Wednesday, June 24, 2009

Although at the time it seemed like an unaccountable tragedy, in hindsight it makes a grim kind of sense that The Woods was Sleater-Kinney's final album. (Although they've been careful to specify that they went on "indefinite hiatus" instead of merely just splitting - purposefully leaving open future possibilities - for all intents and purposes they're broken up.) It sounds like a final album: it's got that air of finality to it that you associate with albums like Terror Twilight, Abbey Road and Strangeways Here We Come. These people knew, even if maybe they hadn't articulated it in as many words, that this was probably the last time they were going to be able to pull this off. Last chance to put it all together, last opportunity to say what they needed to say, what could only be said with the folks in that room. There aren't going to be any encores so you might as well blow the P.A.

The album debuted to uniformly good if occasionally baffled reviews: great album, they seemed to say, even if it doesn't really sound that much like Sleater-Kinney. But that was part of the problem. Sleater-Kinney 2.0 (i.e., the version everybody knows, with Janet Weiss on drums to replace original drummer Laura Macfarlane) had released four universally acclaimed, universally beloved albums of tight power-pop-punk, getting regular write-ups in unlikely venues like TIME magazine and generally receiving acknowledgment from all corners that they were one of, if not the best, rock combos in the world. But these albums, if all great, were at the same time slightly frustrating. And here's where I take some shit from S-K's hardcore fans: if you're honest, you'll admit that by 2002's One Beat they had fallen into a rut, dare I say, a formula. There's one thing to be said for consistency, another entirely for repetition, and the slight changes to the formula with every new album had started to seem cosmetic. They were just so good at what they did that it was easy to lose sight of the fact that they were beginning to spin their wheels. You can demur if you choose, point out that One Beat was a harder, more melancholy album; that All Hands on the Bad One was frothier, more "classic" pop; that The Hot Rock was more "indie" less "riot grrrl", etc. But these arguments are academic.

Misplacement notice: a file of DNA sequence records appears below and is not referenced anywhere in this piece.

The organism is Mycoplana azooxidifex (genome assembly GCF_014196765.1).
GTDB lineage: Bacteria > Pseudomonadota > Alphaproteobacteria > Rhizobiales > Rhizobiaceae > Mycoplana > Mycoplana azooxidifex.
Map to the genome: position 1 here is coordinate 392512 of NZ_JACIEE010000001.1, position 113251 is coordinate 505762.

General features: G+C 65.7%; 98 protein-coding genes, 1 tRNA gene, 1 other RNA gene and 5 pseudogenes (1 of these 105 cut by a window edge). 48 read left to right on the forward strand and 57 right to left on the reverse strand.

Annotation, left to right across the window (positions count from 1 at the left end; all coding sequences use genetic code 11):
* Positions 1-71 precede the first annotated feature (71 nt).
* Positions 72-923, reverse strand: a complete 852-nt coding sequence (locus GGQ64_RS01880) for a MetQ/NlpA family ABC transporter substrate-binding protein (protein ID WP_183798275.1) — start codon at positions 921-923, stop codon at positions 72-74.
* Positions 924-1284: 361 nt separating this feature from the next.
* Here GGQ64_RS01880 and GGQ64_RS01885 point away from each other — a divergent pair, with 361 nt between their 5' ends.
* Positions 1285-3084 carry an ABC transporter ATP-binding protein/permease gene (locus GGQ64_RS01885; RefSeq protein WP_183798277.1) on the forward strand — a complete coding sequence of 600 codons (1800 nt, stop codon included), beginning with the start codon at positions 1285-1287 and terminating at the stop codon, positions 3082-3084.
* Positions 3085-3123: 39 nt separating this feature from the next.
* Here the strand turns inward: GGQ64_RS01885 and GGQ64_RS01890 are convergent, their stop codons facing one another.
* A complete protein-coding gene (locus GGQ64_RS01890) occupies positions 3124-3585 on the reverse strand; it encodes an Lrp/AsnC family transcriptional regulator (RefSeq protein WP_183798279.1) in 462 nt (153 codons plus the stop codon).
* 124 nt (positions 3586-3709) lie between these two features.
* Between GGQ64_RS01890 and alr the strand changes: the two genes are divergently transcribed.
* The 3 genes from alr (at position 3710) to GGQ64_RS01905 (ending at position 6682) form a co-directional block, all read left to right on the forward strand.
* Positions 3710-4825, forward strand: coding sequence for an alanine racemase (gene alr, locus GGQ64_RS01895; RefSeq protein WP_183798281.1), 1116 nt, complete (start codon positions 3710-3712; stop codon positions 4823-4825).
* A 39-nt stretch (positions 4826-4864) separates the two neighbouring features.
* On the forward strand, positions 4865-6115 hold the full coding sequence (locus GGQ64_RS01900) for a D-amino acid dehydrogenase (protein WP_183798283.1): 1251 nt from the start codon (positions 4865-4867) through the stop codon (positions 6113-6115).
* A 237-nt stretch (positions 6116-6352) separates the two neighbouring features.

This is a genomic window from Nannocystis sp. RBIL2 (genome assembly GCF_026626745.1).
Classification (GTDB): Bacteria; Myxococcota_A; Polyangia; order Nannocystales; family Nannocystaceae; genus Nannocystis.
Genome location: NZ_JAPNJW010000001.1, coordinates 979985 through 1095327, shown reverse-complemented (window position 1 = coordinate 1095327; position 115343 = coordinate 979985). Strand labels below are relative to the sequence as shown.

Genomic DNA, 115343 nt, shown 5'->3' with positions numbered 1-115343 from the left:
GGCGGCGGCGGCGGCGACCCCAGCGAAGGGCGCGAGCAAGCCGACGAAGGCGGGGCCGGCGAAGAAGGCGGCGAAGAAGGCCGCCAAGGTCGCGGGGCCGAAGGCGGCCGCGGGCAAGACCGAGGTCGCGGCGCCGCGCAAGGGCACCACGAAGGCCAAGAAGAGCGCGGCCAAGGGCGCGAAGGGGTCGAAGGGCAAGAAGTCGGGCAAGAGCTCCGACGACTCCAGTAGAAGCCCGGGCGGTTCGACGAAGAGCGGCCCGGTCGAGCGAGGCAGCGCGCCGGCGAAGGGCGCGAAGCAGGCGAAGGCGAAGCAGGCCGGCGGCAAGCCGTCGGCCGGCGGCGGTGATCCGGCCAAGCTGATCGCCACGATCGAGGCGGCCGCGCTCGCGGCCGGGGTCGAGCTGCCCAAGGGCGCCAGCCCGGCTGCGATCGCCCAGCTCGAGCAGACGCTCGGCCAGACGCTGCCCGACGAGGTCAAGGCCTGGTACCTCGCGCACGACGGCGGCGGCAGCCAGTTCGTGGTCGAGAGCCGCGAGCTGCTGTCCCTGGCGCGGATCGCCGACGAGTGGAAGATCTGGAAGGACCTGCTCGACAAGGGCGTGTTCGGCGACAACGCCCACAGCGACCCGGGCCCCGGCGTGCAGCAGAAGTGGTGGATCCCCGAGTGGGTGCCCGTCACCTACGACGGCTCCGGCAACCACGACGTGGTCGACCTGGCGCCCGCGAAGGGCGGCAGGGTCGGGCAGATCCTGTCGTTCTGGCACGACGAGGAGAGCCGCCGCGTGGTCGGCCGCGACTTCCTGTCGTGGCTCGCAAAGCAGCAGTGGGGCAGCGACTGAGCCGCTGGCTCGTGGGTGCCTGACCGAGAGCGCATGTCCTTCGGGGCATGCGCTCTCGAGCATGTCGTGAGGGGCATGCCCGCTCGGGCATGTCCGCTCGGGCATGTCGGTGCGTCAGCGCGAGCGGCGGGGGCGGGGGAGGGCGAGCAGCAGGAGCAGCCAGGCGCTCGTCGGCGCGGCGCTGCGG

They were smart enough to know that they needed to change or die. But there was also something else in the mix besides the understandable desire to mix things up - a desire that, by itself, could have easily been satisfied with the facile introduction of, say, a synthesizer player or perhaps an acoustic tour. Listening to The Woods it's immediately obvious what that extra element is: they're pissed. But "pissed" is too small a word. They'd been pissed before - One Beat is a pissed album. The mood isn't just angry, it's dark, it's depressed. The light touch that had maintained the group's overriding tuneful alacrity despite the occasionally mordant or political subject matter was gone. In its place was a single-minded, terrible purposefulness that verged on monomania. All the little pieces of quirky cuteness that defined their earlier albums had been obliterated: no "Rock and Roll Fun", no "Little Babies", no "Milkshake and Honey". This isn't a fun album by any stretch of the imagination. The emotional palette has been constrained, and in light of this it's easy to see why the album was received with some ambivalence by their fanbase: again, it's not a fun album. It's an album that consists of ten songs on the general theme of failure, and all the emotions that accompany it on the K├╝bler-Ross spectrum - denial, anger, bargaining, depression and acceptance. Fuck Korn's Saturday-morning banality, or Slipknot's cartoonish buffoonery: this is hard rock distilled from real, honest-to-God anguish, the sound of three women collectively raging against the dying of the light. I can't go on, I will go on.